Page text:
The left side of the case is just like the right with two exceptions. The large ventilation area is up on the top on this side and if you look closely you can see the PCI brackets showing us this is the ventilation for the video card area. This side also has four holes in it, one in each corner. These are for the horizontal mounting feet. They also include plugs to use if you don’t use feet here.
Both of the thin ends of the case are completely covered in those same round ventilation holes. You can see that as the case ships the two screws that they hold the top panel on are used with rubber washers. These aren’t permanent, they are just to keep the screws snug without them being tight and hard to remove. It also helps you find which screws you need to remove, it’s the only two screws installed on the outside though so I doubt you will miss them. One of the thin sides does have an extra set of holes. They look just like the mounting holes you would find on the back of a power strip, these are where you mount the included vertical stand.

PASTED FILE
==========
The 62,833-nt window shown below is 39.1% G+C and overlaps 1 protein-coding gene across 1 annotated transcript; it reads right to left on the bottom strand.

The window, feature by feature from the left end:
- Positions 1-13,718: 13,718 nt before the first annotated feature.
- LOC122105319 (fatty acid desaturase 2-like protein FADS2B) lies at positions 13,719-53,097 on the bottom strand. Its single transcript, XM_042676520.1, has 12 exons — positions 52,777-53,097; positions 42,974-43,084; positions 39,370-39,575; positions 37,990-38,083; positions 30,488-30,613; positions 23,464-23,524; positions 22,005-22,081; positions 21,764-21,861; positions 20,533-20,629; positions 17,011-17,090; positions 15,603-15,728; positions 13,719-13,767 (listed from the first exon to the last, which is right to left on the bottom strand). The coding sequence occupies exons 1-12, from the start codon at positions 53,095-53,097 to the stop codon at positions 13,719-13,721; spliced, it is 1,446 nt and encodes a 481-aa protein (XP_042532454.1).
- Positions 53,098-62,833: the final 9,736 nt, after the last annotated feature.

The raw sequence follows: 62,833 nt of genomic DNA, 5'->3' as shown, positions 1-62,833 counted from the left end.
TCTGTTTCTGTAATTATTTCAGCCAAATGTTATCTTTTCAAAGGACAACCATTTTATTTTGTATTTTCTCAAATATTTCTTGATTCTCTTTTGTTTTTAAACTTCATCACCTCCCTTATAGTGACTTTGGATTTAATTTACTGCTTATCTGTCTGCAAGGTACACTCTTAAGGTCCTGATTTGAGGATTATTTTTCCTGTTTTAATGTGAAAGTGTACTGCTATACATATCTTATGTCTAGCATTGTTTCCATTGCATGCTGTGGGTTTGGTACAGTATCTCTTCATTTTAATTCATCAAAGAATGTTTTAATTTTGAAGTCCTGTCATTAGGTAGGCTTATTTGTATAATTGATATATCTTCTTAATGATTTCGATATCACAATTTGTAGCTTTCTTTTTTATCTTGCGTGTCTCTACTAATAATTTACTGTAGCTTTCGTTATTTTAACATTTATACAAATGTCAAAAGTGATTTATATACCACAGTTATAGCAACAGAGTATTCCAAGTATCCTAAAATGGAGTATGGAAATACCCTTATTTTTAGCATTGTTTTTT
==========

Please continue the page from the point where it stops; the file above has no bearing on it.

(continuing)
When you pull the top cover off the Sentra 2.0 you will find a box welded to the underside on the GPU side. This was an interesting design choice and I did a little reading on the Zaber website about it. This is what they are calling an optimized air pocket. This fills in an air gap that sits between the backplate of your video card to the top of the case. The idea for this is to prevent a hot air pocket from building up by filling the space. It seems to be especially important for when the case is in use sitting horizontally where heat from the video card would go directly up. In a vertical orientation, the heat would rise up into normal ventilation. It also helps keep the video card closer to the side panel where it can pull in cool air. This was on the original design but has been redesigned to increase its size and rigidly.